Cryptococcus in British Columbia
Cryptococcus is a fungus that typically lives in the soil and on plant material, but can infect animals and humans. Until recently, clinical infections were rarely diagnosed in this area, but since 2000, we have seen a dramatic increase in the numbers of animals affected on southeastern Vancouver Island.
In particular, a cluster of cases at Rathtrevor Beach generated considerable attention several years ago. There have been well over 500 cases of Cryptococcus in animals on Vancouver Island (Since 2000), with more than 150 cases diagnosed here in Victoria. Cats are more commonly affected than dogs, and it is interesting to note that we have diagnosed Cryptococcus in strictly indoor, as well as outdoor cats. Most clinical infections on Vancouver Island are caused by Cryptococcus gattii.
Infection usually results from inhalation of the fungal spores into the nasal passages. From there, Cryptococcus can then spread to other areas of the body. It is not transmissable from animals to humans or vice versa. While the respiratory system is commonly the first to be involved, Cryptococcus can affect almost any organ including the brain, sinuses, intestinal tract, skin, and eyes. Clinical signs are extremely variable, depending on which parts of the body are infected, and take at least 5 to 6 months to develop after infection. Symptoms include loss of balance, lethargy, inappetence, sneezing, nasal discharge, skin nodules, dilated pupils, vision loss, weight loss, vomiting, diarrhea, and generally doing poorly.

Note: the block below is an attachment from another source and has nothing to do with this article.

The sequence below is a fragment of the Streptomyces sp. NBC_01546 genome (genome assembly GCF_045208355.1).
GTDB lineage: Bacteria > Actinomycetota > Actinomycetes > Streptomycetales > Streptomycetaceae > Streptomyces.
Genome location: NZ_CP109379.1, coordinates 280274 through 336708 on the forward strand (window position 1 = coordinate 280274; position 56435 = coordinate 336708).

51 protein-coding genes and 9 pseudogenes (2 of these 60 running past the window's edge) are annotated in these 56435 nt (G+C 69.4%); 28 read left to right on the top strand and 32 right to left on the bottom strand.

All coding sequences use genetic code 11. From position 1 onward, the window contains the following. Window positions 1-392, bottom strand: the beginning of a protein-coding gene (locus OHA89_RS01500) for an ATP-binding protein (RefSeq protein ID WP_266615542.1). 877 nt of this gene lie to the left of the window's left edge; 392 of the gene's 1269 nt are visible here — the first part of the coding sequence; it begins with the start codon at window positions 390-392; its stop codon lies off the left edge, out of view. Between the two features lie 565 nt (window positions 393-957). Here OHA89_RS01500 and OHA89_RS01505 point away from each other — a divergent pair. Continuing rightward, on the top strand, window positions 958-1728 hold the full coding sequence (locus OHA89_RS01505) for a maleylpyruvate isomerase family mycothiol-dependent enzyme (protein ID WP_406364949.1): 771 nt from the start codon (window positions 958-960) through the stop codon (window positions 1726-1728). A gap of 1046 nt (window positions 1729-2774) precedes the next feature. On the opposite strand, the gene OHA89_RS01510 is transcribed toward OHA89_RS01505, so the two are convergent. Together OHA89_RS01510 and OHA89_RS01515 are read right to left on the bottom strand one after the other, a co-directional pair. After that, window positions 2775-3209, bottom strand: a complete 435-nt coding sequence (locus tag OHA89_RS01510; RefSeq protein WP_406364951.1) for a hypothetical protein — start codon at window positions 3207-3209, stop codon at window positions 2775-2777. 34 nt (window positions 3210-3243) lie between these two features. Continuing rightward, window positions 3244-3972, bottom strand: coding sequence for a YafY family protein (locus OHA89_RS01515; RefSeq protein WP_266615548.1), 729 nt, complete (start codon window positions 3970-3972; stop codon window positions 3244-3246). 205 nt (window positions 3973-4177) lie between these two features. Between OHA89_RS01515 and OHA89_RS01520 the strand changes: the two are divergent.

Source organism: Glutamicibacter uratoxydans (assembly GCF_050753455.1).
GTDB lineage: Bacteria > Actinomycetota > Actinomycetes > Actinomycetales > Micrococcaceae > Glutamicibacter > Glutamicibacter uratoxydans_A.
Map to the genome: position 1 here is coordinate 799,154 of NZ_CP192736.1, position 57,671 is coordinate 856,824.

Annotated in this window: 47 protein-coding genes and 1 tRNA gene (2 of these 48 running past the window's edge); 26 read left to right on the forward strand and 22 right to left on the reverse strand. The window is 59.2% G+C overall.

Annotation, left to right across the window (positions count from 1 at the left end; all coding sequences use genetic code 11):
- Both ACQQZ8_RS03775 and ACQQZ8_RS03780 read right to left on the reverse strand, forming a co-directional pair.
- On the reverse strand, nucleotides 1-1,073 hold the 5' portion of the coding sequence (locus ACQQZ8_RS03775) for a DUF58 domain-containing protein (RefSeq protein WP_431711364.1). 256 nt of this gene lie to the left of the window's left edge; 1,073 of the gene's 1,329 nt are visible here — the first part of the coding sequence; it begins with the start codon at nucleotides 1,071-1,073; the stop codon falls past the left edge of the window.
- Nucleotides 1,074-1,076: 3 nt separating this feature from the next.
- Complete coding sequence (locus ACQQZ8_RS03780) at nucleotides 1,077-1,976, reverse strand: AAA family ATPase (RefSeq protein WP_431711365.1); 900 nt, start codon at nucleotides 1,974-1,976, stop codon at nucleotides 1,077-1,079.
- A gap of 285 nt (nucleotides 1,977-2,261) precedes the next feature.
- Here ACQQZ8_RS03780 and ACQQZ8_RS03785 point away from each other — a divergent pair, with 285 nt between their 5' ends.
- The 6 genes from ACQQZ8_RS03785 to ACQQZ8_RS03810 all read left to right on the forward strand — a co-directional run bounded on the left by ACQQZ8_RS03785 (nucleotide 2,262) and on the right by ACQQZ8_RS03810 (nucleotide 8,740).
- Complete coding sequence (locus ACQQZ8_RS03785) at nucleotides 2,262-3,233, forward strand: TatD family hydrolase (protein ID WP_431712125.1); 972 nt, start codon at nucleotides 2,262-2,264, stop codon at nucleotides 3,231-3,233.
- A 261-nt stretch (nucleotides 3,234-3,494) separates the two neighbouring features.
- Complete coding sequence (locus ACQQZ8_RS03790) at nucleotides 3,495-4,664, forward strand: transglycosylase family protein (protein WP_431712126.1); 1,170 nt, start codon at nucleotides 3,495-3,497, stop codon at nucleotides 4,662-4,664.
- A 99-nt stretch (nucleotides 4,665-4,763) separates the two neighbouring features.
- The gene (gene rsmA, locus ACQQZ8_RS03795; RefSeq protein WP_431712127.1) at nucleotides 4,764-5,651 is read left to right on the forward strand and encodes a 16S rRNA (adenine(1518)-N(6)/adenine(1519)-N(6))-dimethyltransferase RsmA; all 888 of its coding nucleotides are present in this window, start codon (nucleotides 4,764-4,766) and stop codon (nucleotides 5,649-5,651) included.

Tests for Cryptococcus include blood testing (antigen titres) and microscopic analysis of samples taken from affected areas (cytology).
There are several medications available to treat Cryptococcus. Initially, we typically use an oral antifungal medication such as itraconazole, ketoconazole, or fluconazole. These medications are relatively tasteless, and are absorbed better if given with food, so we recommend giving them with a meal. Patients often start to improve within days of starting treatment. Antifungal medications are relatively expensive and usually have to be given for 6 months or more. During this time, we recommend monitoring patients periodically with blood tests for two reasons: first to minimize the risk of side effects from the medication (such as kidney or liver damage), and secondly to monitor the antigen titre so we can determine the effectiveness of the treatment.
In most cases, antifunal medications are good at controlling symptoms, but may fail to completely eliminate crypto from the body...
In most cases, antifungal medications are good at controlling the symptoms, but may fail to completely eliminate the Crypto from the body. In this case, surgically removing skin nodules once patients are stabilized is recommended. Another option is amphotericin B, an injectable medication that has a stronger effect and can be used in conjunction with the oral medications to help get eliminate the fungus from the body. In general, we recommend treating for 1 to 2 months after all symptoms have cleared and the Cryptococcus tests are negative. Response to treatment is generally positive, although once the organism has entered the nervous system, it is much more challenging to treat successfully, especially if signs are severe. Often it is necessary to constantly treat pets with a corticosteroids to improve neurological signs.